Friday, July 26, 2013

Coffee! Coffee! Coffee!

Okay, let's get this out right away: Today's blog is about drugs.  Well, a drug, anyway. Got a problem with that? Then move on.

That drug is coffee. Would the world as we know it even exist without it?  Some historians have argued "no" claiming that the  entire push towards freedom and universal rights got its start when thinkers couldn't keep their mouths shut because of what really amounted to coffee jitters. Wrote historian Mark Pendergrast...

"Coffee... makes people think. It sort of creates egalitarian places — coffeehouses where people can come together — and so the French Revolution and the American Revolution were planned in coffeehouses."
 "Coffee has a tendency to loosen people's imaginations ... and mouths."

To which I can only add "Yup."

This blog is, in part at least, a product of coffee.  

My own coffee ritual is quite simple really. I awake with the sun or slightly before, open my eyes, get out of bed and turn on the espresso machine.  Then I get back into bed and twenty minutes later I am ready to start my day. My Gaggia is by then hot and ready to go!

Fresh beans are added to the coffee grinder's hopper as needed, ground extra fine, dosed into the Gaggia's portafilter, tamped with a carefully practiced 30 lbs pressure, inserted into the machine, then a button is pressed and the music begins. The mind awakens.

Ah, life! Ah, bliss!

As it is for most people, coffee, for me, was an acquired taste. For that I thank a certain Mrs. Collins, my teacher of art history back in my freshman year at SVA. 

Twice a week I and some hundred or so other students filed into an archaic 19th century style amphitheater where for about an hour and a half we had to sit on hard wooden seats in a stifling environment viewing slides of the world's great art.

Its not that the lectures were boring mind you. They were certainly not! Mrs Collins knew her stuff and shared it with all the passion the subject deserved. But that room was heated to what felt to be about 99 degrees -- hotter still if you arrived a bit late and found yourself in one of the the upper rows of amphitheater seats.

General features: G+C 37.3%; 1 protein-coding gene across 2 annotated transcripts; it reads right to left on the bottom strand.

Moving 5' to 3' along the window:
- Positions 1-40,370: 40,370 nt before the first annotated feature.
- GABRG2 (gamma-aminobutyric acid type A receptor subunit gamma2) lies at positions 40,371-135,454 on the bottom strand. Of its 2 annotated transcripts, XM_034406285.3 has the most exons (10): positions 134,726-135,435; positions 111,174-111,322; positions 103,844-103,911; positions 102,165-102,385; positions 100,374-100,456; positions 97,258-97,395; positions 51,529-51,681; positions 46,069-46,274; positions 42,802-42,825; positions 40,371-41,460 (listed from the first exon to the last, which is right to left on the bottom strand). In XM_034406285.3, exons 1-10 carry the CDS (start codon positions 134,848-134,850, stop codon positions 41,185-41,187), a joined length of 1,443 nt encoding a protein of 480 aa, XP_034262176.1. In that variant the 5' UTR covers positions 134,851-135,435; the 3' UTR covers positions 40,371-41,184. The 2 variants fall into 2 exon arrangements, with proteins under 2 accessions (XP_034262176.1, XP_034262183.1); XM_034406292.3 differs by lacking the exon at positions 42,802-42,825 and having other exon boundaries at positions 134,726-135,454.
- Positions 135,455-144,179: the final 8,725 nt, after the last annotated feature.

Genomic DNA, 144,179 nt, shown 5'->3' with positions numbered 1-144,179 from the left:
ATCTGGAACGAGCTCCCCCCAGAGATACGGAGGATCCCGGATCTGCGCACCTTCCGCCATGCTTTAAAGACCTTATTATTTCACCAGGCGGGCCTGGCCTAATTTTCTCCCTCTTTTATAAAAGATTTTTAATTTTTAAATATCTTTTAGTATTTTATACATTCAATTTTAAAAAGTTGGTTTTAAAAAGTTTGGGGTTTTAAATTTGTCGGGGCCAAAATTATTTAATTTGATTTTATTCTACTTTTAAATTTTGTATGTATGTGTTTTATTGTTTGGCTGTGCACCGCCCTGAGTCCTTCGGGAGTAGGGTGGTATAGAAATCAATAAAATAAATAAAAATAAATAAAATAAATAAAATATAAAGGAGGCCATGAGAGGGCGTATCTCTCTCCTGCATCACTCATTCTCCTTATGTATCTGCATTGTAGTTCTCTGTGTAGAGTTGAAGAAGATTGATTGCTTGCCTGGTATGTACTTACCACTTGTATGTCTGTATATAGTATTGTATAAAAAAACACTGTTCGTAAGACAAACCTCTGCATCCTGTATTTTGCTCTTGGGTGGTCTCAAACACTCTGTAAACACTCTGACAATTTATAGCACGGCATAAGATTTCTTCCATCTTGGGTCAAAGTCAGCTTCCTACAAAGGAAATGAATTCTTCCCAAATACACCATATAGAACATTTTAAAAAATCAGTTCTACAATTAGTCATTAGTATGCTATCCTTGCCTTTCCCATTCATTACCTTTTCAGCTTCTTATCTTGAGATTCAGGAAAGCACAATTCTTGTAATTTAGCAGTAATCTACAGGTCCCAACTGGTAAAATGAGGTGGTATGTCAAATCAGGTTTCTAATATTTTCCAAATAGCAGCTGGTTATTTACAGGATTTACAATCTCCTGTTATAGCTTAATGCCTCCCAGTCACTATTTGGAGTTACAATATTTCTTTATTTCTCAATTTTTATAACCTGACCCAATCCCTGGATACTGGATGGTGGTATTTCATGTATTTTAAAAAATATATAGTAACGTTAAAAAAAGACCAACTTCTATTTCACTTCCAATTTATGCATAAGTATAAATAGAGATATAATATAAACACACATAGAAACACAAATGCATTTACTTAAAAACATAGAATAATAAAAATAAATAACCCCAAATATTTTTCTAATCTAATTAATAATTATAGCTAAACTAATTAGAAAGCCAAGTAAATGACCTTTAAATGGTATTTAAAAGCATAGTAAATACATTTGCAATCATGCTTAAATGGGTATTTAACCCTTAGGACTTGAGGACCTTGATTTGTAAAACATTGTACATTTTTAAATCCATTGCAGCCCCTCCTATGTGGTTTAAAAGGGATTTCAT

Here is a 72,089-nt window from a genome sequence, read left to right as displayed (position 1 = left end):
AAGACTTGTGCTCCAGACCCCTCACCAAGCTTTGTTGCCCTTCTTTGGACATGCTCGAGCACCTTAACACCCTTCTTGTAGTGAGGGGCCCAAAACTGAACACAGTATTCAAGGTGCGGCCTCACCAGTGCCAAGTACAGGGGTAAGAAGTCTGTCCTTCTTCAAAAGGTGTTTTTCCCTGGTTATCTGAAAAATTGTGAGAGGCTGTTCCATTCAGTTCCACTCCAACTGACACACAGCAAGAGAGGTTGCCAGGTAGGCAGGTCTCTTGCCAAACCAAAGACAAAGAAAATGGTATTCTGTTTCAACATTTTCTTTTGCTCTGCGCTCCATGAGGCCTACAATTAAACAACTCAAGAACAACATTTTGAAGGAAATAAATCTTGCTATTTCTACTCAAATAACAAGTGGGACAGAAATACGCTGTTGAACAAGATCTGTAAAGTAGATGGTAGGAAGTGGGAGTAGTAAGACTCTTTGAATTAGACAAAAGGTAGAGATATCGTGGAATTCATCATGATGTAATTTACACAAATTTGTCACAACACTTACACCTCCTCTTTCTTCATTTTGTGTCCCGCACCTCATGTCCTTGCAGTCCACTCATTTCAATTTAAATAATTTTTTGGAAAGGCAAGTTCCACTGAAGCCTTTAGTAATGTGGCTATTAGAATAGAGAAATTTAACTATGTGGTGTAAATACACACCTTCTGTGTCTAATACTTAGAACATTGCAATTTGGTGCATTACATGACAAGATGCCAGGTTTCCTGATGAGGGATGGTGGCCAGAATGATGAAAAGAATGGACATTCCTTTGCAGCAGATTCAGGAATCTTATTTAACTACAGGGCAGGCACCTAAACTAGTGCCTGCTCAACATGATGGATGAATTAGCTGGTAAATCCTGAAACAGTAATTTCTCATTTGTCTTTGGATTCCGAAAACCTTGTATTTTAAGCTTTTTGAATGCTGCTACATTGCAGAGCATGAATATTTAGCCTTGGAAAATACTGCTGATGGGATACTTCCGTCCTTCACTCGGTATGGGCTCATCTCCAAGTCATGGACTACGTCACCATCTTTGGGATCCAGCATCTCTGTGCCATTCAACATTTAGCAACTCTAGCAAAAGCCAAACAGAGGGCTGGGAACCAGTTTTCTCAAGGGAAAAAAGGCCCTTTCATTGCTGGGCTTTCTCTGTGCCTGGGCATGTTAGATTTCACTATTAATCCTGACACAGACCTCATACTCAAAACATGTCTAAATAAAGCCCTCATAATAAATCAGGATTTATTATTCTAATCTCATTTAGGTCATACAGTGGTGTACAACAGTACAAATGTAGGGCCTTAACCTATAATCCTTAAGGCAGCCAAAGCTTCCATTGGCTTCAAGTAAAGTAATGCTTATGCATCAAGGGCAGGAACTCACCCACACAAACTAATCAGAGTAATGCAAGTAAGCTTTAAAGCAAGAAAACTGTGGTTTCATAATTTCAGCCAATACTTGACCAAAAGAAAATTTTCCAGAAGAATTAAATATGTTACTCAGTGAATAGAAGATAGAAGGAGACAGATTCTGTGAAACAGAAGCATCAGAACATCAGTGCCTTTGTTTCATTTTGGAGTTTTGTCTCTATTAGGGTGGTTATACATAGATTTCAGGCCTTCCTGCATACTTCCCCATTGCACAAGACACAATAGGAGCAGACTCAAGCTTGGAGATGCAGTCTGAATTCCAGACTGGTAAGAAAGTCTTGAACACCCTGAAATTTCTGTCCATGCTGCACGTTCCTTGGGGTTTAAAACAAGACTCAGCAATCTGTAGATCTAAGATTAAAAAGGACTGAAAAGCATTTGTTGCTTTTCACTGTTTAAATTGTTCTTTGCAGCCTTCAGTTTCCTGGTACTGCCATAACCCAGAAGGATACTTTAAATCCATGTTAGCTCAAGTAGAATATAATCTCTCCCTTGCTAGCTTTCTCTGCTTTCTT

What to do? How could I/we stay awake and give dear Mrs. Collins and her lovely slides the attention they so much deserved?  The answer was... coffee.

This was not the stuff I, or anyone (I hope!), drinks today. No, it was dark, bitter, stuff conjured up, as coffee often was back then in the U.S.A., in a device called a "perculator." Truly dreadful stuff. But it did have one thing going for it: It contained caffeine. Lots and lots of caffeine.

Five big spoonfuls of sugar and a heavy dose of cream made it barely tolerable. A cup or two of this stuff and I/we were ready for class.

* * * * *

Europeans even back then knew better. To them coffee making had become an art.  Beans were carefully aged and roasted, then ground fresh.  Brewing methods varied country by country, but whatever the method used it was never, ever, boiled as it was in a perculator. 

It was, I suppose not unexpectedly, in Italy that the art of coffee making reached its absolute zenith.

Back around the turn of the last century one Luigi Bezzera invented a machine that forced hot water through very fine-ground coffee beans under pressure. This, according to coffee historian
Mark Pendergrast, produced a “dark, rich, complex, concentrated, satiny” coffee with a "rich hazel-colored crema on top and an
overwhelming aroma.”

A short time later Achille Gaggia developed a spring-powered machine that pushed the hot water through the coffee by means of a piston positioned over a “portafilter."  Espresso, as we know it today, had been born.

My Gaggia Classic, like most modern espresso machines, works on this same principle. And
that “dark, rich, complex, concentrated, satiny” coffee with a "rich hazel-colored crema and an overwhelming aroma" is just what I look forward to each morning.  Grazie Italia!

* * * * *

Yes, coffee is a drug. And as such it must be used with care. Coffee addiction, as so many of us learn the hard way, is no pleasure. Nor are "the jitters" that come with a caffeine overdose.

But caffeine, the "drug" in coffee, like many "drugs," can actually be beneficial when used wisely and with moderation. Among its benefits, along with the societal ones mentioned earlier, are genuine, measurable, decreases in what statisticians call "all-cause mortality."  No, it doesn't prevent you from dieing -- overall mortality remains at 100% -- but it does make it a bit less likely you'll 'shuffle off this mortal coil' at any given age.

Several studies have found that those who drink three or more cups of coffee a day are significantly less likely to develop Alzheimer's disease later in life. That's a good thing. Coffee drinkers, too, have been found to be statistically less likely to develop Parkinson's disease or suffer from gall stones.
Coffee can also reduce the incidence of cirrhosis of the liver, reduce one's risk of type 2 diabetes, and lessen the risk of oral, esophageal, pharyngeal and liver cancer. 

No small advantages the above. But the biggest benefit of coffee is to the mind. For coffee, when drunk in moderation, stimulates thought. And to me at least thinking is what life is really all about.

Well that's it for this morning's blog.  I think it is time for my 2nd cup. The Gaggia is calling! :)

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